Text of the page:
Because no matter how good it feels to be the victor, if where we are is not completely where we want to be, keep pushin‘. Keep going strong. Even when things are already good. Don’t slack off. Keep pushin’
Until you wind where you’ve always planned.
“Seek Help”, I know, I know. Cue in a politically incorrect joke here. But I don’t mean mental help, but help-help. Assistance. Advice. Resources. Money. That kind of help. Work first, then ask for assistance second. Meaning, do the work first, whatever is before you start asking others for help.
People who pitch to investors have some balls (or vagina) on them especially if all they have is an idea. How is it possible to get people to give you money for a idea you haven’t even created yet? I mean, I have lots of ideas. Where is the money?
In my experience, people won’t help you or offer their knowledge and resources until you show them you’ve got something worthwhile going already. There’s no, “I got an idea”. Are you kidding me? I come from a place where that’s how friendships and families get torn apart. Over someone asking for money for something they couldn’t prove they needed it for. And it was never a business related request, so I could only imagine how much more worse those fall out could have been.
But I learned that lesson from my step dad years ago. I had returned home from a college with an business idea I’d be working on with some friends and I was trying to rope him to providing some financial assistance. But he wouldn’t. He wanted me to first show him the viability of the idea and if we already had some traction.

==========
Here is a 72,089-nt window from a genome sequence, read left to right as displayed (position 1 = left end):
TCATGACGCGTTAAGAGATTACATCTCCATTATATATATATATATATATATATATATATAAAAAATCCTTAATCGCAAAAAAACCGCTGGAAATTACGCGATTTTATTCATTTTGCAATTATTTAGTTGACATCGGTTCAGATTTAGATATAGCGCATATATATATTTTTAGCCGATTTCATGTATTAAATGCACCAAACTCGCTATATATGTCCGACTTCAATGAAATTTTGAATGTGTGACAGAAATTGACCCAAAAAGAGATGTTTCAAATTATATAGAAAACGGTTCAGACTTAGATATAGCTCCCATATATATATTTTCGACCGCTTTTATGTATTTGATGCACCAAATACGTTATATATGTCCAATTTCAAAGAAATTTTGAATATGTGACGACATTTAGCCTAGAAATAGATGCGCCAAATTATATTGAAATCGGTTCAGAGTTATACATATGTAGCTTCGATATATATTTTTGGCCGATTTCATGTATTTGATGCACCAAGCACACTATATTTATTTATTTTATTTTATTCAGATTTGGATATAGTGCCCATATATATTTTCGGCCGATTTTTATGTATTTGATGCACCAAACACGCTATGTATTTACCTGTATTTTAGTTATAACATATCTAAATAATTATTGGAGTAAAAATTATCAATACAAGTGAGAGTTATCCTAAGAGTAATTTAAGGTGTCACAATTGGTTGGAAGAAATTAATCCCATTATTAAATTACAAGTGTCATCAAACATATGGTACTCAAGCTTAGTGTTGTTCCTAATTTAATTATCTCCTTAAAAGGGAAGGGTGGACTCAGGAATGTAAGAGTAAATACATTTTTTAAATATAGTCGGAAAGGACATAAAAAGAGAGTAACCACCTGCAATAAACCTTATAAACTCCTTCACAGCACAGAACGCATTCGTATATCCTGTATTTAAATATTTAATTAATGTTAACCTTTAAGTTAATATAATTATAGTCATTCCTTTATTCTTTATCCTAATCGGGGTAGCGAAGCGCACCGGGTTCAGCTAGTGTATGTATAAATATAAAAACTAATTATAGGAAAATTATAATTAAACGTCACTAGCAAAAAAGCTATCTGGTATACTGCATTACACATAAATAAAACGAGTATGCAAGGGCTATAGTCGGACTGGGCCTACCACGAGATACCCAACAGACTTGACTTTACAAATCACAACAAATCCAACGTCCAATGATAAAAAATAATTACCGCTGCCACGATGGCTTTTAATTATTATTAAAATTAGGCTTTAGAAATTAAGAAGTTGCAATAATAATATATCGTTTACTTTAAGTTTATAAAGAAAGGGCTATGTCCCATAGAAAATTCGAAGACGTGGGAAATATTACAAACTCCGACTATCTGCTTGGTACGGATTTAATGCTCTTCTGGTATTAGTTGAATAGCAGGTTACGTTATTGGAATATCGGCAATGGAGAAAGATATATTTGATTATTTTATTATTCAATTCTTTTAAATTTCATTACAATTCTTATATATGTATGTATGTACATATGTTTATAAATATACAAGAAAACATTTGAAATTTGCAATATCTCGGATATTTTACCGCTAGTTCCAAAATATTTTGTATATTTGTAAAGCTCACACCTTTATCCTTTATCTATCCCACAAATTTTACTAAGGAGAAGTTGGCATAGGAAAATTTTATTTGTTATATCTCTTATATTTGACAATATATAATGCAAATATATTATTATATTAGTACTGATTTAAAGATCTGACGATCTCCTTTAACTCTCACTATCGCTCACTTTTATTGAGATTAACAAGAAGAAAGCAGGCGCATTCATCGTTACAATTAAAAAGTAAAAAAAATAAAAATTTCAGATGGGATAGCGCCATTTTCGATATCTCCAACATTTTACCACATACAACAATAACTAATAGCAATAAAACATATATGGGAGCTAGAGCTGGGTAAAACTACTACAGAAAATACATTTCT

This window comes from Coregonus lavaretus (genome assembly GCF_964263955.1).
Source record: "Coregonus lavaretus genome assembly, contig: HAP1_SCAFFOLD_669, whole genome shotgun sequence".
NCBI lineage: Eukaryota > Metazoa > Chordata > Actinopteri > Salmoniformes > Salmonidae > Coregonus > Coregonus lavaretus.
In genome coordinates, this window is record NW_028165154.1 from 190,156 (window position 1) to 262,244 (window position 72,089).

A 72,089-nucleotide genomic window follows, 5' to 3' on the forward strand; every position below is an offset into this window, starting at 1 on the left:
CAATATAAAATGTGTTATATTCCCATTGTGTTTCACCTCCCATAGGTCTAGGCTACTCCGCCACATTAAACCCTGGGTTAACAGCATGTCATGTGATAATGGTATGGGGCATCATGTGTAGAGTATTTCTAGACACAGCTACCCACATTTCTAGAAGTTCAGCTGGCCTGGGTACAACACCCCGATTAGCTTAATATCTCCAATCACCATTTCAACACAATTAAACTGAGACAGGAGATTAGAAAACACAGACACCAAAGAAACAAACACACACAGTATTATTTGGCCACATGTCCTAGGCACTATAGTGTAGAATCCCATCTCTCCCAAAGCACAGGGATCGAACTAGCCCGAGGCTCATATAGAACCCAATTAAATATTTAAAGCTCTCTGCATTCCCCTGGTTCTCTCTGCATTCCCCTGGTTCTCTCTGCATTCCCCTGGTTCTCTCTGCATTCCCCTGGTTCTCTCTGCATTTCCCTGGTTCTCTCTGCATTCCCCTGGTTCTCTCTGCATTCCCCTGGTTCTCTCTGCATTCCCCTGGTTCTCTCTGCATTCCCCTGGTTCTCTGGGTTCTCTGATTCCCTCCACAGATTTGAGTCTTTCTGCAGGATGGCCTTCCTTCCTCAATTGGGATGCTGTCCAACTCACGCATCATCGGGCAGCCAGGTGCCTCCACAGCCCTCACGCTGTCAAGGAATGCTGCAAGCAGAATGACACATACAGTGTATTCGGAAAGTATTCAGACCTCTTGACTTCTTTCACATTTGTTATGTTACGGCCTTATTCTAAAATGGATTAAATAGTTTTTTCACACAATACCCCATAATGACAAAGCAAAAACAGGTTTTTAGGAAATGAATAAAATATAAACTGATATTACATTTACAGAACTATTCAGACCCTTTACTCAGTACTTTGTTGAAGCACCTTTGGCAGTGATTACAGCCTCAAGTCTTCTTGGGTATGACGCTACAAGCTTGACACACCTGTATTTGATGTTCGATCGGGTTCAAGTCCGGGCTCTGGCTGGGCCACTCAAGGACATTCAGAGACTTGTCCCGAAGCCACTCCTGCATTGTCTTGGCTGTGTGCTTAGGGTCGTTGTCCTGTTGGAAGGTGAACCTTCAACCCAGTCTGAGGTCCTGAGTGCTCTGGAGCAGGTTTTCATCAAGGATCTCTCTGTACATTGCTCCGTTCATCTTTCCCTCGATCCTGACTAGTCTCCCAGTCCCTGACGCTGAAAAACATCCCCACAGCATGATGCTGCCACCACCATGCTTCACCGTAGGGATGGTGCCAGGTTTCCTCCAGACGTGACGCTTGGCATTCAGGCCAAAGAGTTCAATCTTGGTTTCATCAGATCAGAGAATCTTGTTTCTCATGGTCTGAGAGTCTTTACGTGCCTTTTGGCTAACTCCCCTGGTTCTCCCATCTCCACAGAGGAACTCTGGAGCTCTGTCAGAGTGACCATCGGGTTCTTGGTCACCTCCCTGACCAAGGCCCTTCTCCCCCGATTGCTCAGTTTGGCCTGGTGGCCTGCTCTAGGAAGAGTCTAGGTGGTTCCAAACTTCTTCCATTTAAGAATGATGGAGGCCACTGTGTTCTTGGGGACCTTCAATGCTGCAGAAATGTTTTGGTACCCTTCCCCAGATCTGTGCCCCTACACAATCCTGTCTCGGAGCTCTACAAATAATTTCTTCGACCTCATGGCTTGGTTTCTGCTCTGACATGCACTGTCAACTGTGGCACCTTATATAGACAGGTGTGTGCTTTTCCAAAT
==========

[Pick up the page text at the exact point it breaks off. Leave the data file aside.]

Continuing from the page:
WTF? Who is you?!
But I get it now. I understand why he thought that and was hesitant to be involved. I was asking for a handout for an idea and I hadn’t done any of the real work. I had nothing to give him for his investment other than a promise of a hypothetical ROI. How did he know if that business idea would be viable, sustain, grow or would dismantle? He didn’t. And neither did I until I started putting in the work. I ended up not even finishing that project a year or two after returning from college. My friend Nick runs everything for the time being but I am minusculely involved, to say the least.
Don’t get upset with those who don’t see your vision if you haven’t shown them the work. Would you drop everything to help someone who hadn’t begun with putting an idea to paper? Would that be the best use of your time and resources? We talk about what we want done and what it’s going to look like when everything is completed. But we also have to being willing to be the first one on the front lines and work before we receive any kind of help. We need to show others we’re here for ourselves before someone else is willing to stand with and for us.
Yes, there will be. That is, hard work ahead.
And short hours on sleep. Late nights working on projects. Negotiations with clients. Following up with clients and quality assurance. Marketing tactics and strategies. Growing pains. A shrinking social circle. A desire to sleep and stay in. Shorter sleep. Less personal time. Constant emails. Dozens of text. Scheduling of phone calls. Invoices and statements. The tracking of payments. Increased local travel. Brainstorming sessions. Conference calls. Website up dates. Ask for reviews and recommendations. Networking events. Handing out business cards. Follow-up calls. Thank you notes.
Yes, there will be hard work ahead. But, as they say. No risk, no reward.